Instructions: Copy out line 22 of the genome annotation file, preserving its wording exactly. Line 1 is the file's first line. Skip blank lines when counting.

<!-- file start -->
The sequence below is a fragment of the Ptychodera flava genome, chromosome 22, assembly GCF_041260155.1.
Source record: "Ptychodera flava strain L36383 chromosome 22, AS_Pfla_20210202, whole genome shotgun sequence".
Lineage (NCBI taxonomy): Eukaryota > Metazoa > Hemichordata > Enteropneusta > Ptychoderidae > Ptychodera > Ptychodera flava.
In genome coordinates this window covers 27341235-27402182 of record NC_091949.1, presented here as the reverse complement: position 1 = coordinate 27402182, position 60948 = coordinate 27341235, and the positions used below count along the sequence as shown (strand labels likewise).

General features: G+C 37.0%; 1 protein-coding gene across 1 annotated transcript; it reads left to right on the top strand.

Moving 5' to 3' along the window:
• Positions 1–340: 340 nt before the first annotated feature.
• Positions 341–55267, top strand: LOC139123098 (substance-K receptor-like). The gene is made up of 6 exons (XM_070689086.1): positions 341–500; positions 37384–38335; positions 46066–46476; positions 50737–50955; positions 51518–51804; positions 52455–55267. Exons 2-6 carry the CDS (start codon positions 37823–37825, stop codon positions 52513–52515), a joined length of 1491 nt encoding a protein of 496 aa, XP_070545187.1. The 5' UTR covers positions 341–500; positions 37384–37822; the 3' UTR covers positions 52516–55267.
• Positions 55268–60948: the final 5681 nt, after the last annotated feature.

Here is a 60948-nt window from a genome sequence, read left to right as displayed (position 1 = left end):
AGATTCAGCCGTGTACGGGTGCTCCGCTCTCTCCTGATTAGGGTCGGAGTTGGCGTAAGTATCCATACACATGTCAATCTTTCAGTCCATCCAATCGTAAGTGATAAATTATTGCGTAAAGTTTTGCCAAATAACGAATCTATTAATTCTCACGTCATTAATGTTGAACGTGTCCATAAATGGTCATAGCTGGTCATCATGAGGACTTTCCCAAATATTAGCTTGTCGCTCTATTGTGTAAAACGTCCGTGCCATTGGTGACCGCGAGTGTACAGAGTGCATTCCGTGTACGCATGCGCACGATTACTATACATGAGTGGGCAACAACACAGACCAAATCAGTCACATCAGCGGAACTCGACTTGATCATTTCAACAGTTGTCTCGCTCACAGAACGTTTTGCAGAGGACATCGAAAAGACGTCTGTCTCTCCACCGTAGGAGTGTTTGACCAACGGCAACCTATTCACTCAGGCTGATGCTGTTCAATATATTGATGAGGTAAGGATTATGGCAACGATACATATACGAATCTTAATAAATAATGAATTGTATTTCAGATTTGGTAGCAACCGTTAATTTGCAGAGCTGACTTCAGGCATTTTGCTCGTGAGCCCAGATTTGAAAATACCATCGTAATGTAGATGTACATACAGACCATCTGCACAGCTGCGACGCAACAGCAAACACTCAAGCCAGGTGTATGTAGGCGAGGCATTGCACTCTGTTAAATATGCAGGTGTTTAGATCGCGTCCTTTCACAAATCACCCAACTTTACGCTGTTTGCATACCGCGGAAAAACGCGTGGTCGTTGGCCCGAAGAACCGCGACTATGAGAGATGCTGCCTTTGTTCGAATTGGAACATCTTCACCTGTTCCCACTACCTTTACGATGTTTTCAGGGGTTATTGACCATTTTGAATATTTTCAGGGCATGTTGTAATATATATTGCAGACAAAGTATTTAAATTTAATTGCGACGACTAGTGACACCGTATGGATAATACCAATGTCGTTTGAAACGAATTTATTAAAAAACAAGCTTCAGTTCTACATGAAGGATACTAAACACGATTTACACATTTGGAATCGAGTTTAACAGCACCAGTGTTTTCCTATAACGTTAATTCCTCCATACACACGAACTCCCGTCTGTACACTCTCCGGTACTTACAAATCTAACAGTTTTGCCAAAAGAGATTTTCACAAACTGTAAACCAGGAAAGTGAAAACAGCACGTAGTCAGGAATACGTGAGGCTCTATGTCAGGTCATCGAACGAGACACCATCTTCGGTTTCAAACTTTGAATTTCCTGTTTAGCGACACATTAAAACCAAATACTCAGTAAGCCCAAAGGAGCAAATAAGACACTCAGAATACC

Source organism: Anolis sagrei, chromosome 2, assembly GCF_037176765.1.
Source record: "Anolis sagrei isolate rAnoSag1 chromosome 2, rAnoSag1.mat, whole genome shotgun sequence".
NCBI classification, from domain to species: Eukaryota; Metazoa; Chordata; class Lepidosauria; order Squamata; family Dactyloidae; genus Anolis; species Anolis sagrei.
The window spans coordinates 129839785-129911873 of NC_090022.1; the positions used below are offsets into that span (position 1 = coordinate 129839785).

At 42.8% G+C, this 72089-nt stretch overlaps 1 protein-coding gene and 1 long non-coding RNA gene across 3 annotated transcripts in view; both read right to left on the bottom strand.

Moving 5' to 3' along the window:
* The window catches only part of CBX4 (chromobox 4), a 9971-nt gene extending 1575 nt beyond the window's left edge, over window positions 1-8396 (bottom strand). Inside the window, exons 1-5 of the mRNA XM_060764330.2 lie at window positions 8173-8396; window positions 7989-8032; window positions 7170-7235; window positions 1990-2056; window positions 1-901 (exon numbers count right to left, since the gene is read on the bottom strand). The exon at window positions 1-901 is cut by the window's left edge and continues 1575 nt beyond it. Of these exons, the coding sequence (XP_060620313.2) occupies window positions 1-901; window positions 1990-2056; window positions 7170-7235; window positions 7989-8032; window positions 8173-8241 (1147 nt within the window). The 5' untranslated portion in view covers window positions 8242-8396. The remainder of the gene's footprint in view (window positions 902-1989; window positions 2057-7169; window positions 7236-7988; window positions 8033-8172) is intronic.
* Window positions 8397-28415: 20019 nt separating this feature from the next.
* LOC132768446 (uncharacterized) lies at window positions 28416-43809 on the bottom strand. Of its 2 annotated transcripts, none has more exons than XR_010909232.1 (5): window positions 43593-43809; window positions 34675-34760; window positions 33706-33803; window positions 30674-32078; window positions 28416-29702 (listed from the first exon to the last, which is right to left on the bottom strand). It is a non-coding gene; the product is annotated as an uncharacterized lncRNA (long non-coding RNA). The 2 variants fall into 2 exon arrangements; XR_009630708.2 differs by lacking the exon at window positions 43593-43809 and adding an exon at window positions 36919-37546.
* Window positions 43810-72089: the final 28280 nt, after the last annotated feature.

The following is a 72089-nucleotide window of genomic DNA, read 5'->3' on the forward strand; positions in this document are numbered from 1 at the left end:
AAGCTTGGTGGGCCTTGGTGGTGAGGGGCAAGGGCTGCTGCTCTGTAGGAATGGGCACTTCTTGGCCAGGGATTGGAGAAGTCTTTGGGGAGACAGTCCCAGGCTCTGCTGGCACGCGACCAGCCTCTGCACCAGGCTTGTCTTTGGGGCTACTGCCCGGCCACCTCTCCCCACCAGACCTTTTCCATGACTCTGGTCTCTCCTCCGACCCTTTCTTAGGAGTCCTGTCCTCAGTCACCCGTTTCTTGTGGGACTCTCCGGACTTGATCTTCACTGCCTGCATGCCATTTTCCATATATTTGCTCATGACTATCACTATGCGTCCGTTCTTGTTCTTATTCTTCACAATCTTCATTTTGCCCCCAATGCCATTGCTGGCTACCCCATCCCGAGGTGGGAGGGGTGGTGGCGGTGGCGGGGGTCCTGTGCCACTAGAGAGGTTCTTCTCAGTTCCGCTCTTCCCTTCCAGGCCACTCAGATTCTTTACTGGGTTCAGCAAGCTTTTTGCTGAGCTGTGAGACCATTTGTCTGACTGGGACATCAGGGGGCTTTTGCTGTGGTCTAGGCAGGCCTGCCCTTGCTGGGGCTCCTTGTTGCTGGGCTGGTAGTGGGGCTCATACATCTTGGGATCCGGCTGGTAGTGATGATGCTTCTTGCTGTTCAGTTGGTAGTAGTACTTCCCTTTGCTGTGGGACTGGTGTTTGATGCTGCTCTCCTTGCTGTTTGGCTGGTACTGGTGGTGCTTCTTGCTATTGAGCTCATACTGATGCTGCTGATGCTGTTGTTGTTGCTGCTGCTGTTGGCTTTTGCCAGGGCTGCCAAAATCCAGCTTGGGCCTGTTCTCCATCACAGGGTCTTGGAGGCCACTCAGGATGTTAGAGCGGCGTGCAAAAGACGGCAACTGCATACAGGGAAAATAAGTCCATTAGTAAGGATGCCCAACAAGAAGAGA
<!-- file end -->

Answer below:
The following is a 72089-nucleotide window of genomic DNA, read 5'->3' on the forward strand; positions in this document are numbered from 1 at the left end: